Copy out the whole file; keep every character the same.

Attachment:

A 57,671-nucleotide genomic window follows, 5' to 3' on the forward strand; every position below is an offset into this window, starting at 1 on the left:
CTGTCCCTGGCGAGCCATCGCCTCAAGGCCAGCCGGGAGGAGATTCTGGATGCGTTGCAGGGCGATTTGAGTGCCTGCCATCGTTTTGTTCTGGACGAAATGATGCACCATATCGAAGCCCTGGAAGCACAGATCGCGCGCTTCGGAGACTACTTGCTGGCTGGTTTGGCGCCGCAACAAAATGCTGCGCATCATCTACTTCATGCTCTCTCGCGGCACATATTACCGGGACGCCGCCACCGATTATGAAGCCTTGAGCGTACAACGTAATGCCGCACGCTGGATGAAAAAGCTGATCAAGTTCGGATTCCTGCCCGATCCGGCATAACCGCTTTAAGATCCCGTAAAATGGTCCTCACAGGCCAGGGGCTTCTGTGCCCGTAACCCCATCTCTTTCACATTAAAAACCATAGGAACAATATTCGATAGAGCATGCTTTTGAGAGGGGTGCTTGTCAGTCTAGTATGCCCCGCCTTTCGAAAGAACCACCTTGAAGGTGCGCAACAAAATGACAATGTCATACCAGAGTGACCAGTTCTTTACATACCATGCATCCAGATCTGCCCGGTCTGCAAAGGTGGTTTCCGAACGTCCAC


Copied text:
A 57,671-nucleotide genomic window follows, 5' to 3' on the forward strand; every position below is an offset into this window, starting at 1 on the left:
CTGTCCCTGGCGAGCCATCGCCTCAAGGCCAGCCGGGAGGAGATTCTGGATGCGTTGCAGGGCGATTTGAGTGCCTGCCATCGTTTTGTTCTGGACGAAATGATGCACCATATCGAAGCCCTGGAAGCACAGATCGCGCGCTTCGGAGACTACTTGCTGGCTGGTTTGGCGCCGCAACAAAATGCTGCGCATCATCTACTTCATGCTCTCTCGCGGCACATATTACCGGGACGCCGCCACCGATTATGAAGCCTTGAGCGTACAACGTAATGCCGCACGCTGGATGAAAAAGCTGATCAAGTTCGGATTCCTGCCCGATCCGGCATAACCGCTTTAAGATCCCGTAAAATGGTCCTCACAGGCCAGGGGCTTCTGTGCCCGTAACCCCATCTCTTTCACATTAAAAACCATAGGAACAATATTCGATAGAGCATGCTTTTGAGAGGGGTGCTTGTCAGTCTAGTATGCCCCGCCTTTCGAAAGAACCACCTTGAAGGTGCGCAACAAAATGACAATGTCATACCAGAGTGACCAGTTCTTTACATACCATGCATCCAGATCTGCCCGGTCTGCAAAGGTGGTTTCCGAACGTCCAC